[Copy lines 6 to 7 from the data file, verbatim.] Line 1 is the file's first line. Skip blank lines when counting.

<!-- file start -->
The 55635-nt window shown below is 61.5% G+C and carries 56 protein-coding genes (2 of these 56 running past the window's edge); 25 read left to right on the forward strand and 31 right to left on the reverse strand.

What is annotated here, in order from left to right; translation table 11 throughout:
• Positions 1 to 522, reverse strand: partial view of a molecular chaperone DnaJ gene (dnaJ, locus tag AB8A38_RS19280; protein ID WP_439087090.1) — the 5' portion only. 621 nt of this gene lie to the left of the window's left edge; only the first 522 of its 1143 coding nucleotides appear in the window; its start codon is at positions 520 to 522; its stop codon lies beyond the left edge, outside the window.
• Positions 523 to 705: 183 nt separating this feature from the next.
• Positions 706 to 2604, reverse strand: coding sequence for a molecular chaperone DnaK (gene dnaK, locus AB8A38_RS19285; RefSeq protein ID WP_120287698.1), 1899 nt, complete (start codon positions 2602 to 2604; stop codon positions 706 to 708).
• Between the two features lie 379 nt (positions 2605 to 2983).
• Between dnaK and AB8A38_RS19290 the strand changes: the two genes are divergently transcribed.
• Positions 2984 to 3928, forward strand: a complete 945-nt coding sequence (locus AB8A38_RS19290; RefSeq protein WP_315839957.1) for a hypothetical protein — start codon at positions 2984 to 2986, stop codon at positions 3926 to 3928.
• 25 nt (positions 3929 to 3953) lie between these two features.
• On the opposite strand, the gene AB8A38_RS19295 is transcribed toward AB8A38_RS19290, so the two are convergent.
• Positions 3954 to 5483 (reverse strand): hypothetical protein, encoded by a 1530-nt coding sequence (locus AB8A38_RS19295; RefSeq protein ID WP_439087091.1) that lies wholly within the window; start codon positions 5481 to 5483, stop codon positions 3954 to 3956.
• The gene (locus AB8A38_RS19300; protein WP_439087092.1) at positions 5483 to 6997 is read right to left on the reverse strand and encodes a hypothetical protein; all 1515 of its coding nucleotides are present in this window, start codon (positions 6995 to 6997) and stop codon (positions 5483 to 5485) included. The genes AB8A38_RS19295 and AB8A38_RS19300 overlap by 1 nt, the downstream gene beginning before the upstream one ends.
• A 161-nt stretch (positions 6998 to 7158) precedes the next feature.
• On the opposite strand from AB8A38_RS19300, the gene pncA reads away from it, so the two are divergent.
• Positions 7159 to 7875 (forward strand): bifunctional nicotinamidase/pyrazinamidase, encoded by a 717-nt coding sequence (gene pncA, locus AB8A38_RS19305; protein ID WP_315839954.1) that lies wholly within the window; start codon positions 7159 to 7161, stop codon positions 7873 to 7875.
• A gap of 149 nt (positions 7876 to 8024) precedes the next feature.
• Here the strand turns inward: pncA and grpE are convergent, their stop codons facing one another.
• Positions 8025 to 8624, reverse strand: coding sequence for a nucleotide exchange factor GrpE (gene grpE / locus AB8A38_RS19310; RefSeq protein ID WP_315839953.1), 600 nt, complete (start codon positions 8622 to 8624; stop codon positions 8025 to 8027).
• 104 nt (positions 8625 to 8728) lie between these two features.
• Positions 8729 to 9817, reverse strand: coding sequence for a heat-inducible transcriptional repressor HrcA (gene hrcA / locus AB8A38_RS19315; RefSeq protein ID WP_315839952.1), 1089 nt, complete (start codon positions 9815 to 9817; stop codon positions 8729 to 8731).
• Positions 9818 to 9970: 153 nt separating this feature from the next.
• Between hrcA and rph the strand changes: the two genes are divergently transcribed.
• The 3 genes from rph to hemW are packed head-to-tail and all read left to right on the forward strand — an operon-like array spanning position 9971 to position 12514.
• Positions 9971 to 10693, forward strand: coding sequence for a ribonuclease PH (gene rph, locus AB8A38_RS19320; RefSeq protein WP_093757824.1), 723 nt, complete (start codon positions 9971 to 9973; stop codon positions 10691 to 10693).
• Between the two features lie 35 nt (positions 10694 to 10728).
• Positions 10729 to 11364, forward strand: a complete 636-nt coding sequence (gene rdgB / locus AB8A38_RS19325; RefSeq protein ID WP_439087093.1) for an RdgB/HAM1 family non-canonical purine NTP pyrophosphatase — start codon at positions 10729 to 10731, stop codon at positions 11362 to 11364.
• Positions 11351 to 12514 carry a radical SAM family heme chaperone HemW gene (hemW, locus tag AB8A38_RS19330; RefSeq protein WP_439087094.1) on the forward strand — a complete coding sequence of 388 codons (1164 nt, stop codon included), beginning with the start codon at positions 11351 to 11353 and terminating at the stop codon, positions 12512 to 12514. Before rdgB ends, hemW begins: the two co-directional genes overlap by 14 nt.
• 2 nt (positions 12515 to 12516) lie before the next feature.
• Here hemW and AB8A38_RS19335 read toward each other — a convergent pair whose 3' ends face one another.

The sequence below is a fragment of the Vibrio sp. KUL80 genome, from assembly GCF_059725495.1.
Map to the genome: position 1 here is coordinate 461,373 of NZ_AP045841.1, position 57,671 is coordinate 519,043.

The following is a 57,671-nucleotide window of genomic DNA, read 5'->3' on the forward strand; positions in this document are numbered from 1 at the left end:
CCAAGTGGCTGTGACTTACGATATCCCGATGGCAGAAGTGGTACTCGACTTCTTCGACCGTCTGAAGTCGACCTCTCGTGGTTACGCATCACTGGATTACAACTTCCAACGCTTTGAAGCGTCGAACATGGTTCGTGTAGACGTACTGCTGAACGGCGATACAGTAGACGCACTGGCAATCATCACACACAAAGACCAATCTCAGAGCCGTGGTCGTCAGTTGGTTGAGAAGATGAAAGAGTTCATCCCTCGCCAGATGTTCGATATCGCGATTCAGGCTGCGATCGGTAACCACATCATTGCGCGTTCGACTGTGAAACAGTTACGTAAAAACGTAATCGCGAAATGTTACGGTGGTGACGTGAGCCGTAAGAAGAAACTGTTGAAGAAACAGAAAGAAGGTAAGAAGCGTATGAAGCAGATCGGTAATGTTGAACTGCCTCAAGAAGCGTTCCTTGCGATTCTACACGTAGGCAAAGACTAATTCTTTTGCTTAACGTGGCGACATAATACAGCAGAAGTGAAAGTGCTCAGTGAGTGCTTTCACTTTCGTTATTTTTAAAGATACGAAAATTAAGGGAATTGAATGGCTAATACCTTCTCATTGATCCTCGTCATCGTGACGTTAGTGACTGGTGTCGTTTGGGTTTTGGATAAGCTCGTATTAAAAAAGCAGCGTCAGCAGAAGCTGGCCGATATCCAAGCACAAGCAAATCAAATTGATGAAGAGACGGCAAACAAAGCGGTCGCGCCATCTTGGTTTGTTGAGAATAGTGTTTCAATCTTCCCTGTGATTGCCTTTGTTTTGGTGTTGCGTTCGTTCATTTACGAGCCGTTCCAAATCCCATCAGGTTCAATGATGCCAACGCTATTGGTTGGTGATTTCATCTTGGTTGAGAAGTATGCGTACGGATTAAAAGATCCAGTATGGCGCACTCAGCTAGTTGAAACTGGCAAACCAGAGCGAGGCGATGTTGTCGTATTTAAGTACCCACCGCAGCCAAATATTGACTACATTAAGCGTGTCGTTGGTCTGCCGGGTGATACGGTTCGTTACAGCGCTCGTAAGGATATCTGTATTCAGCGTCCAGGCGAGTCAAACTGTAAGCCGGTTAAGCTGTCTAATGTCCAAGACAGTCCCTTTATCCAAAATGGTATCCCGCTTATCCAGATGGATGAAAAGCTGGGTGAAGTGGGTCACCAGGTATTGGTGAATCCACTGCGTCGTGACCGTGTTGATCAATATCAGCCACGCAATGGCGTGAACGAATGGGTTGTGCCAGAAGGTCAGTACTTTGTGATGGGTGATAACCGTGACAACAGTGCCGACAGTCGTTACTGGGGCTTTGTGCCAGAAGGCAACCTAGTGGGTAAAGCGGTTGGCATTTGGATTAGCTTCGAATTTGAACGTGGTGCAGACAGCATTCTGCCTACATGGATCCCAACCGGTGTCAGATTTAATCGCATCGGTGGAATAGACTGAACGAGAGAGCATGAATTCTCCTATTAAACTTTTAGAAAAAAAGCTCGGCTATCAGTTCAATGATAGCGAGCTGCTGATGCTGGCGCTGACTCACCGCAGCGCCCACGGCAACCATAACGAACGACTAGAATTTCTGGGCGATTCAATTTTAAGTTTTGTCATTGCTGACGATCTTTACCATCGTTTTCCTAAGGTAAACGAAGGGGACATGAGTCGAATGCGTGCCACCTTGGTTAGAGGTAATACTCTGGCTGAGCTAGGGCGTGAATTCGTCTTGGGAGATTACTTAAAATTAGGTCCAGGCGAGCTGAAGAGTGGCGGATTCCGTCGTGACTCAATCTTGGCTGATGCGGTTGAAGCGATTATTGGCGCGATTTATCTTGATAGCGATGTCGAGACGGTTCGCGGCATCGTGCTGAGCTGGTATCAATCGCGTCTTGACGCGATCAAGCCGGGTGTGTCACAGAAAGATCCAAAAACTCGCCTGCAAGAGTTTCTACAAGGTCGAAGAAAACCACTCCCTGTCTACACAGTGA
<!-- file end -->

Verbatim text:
• Between the two features lie 379 nt (positions 2605 to 2983).
• Between dnaK and AB8A38_RS19290 the strand changes: the two genes are divergently transcribed.